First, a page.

(b) Even for many just. There is scarcely any one so healthy that he does not need medicine sometimes, in order to remove some disorder and continue in good health. In like manner there are but few Christians who preserve their fervor for virtue, if they have always days of prosperity. Continued prosperity is frequently the cause of their becoming tepid, of placing their mind and heart upon earthly thing?, and even of their deep fall. Examples. David, who did not commit the two crimes of adultery and murder at the time when he was persecuted by an envious father-in-law, or when he was forced to live in the dens and caverns of the wilderness for concealment, or when he was despised and mocked by his own wife, pursued and dishonored by his own son, insulted by his own servants, and sorely oppressed on all sides, but only when he spent his days in idleness in the palace. Solomon, whose heart was so corrupted by pleasures of every kind during a long peace, that he became guilty of idolatry. The first Christians, who led a life of holiness, during the time of persecution, but when peace was obtained, degenerated in many ways and even apostatized from the true faith. Let us reflect upon ourselves. How soon we become lukewarm, how easily we forget God, if we live for a time without trouble and care! How perceptibly our desire for heaven decreases as earthly joys increase! How easily it might happen that we would turn away from God and sin grievously, if our days of prosperity would last long. If, therefore, God sometimes visits us with afflictions, let us not consider it an evil, for they are perhaps necessary for the salvation of our soul.

2. is expedient for all.


(a) In order to satisfy for temporal punishments due to sin. Many of those who now walk in the path of virtue, formerly committed great and grievous sins; true, they have sincerely confessed these sins and obtained the remission of them, together with the eternal punishment, but the temporal punishment remains, for which they must render satisfaction either here or in purgatory. They still commit venial sins, which likewise incur temporal punishments. We have various means for cancelling these temporal punishments, such as indulgences, interior and exterior mortifications, works of mercy, and the frequent reception of the Sacraments. But how lukewarm and careless most of us are in the employment of these means. Though we may be numbered among the just, is it not, therefore, most profitable for us if God, by sending us tribulations, affords us an opportunity to suffer our purgatorial pains in this world? Should we not thankfully accept these sufferings and pray with St. Augustine: Lord, here cut, here burn, but spare me in eternity?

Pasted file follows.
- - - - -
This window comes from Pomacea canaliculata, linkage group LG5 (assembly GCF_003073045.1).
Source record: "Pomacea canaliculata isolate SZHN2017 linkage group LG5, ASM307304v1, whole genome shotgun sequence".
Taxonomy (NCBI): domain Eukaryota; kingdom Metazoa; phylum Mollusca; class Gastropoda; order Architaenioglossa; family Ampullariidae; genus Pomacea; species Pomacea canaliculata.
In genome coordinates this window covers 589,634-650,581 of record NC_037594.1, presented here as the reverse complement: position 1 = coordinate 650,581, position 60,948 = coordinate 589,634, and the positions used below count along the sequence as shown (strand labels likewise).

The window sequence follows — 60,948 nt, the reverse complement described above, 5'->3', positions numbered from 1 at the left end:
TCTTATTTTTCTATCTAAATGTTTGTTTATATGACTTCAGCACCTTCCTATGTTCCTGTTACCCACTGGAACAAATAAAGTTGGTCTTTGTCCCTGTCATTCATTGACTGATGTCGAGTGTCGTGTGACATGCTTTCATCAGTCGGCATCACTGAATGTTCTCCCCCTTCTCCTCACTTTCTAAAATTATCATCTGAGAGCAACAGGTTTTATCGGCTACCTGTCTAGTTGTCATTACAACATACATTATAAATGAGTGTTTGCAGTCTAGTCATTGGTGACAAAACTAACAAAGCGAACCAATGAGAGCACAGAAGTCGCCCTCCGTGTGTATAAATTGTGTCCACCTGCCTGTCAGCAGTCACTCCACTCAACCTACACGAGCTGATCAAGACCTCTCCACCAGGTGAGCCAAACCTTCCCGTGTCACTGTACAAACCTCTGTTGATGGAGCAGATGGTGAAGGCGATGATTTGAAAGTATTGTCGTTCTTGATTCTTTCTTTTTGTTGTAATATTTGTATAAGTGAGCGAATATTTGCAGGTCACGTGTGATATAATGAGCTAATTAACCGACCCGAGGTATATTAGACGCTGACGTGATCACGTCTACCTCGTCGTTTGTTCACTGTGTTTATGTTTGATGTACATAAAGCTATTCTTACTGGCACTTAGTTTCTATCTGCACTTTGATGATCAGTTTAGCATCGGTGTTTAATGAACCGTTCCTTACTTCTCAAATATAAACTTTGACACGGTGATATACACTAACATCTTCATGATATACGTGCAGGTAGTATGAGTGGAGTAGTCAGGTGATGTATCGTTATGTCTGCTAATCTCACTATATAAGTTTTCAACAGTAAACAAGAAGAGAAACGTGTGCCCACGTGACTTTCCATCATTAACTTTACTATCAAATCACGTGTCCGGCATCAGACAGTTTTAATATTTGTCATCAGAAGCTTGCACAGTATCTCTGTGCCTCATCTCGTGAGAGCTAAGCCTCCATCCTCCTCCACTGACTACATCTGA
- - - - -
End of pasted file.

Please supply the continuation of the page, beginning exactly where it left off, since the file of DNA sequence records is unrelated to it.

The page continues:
(b) For the increase of our future happiness. The Apostle assures us of this: "Our present tribulation, which is momentary and light, worketh for us above measure exceedingly an eternal weight of glory."--II. Cor. 4: 17. And Christ Himself says in the Gospel: "Blessed are ye when they shall revile you, and persecute you, and speak all that is evil against you untruly, for my sake; be glad and rejoice, for your reward is very great in heaven." We need not wonder, therefore, that the Saints during the time of their earthly pilgrimage carried their cross not only with patience, but even with joy, and longed for it with a greater desire than the children of the world long for honors and sensual enjoyments. Thus St. Theresa said: "Lord, let me suffer or die." St. Magdalen of Pazzi: "Lord, not to die, but to suffer." Bear, then, the cross which God places upon your shoulders with patience, for it is the key that opens heaven for you.


Part III.

Self-denial and mortification are necessary for salvation, but not sufficient;
we must also follow Christ. Now, we follow Him,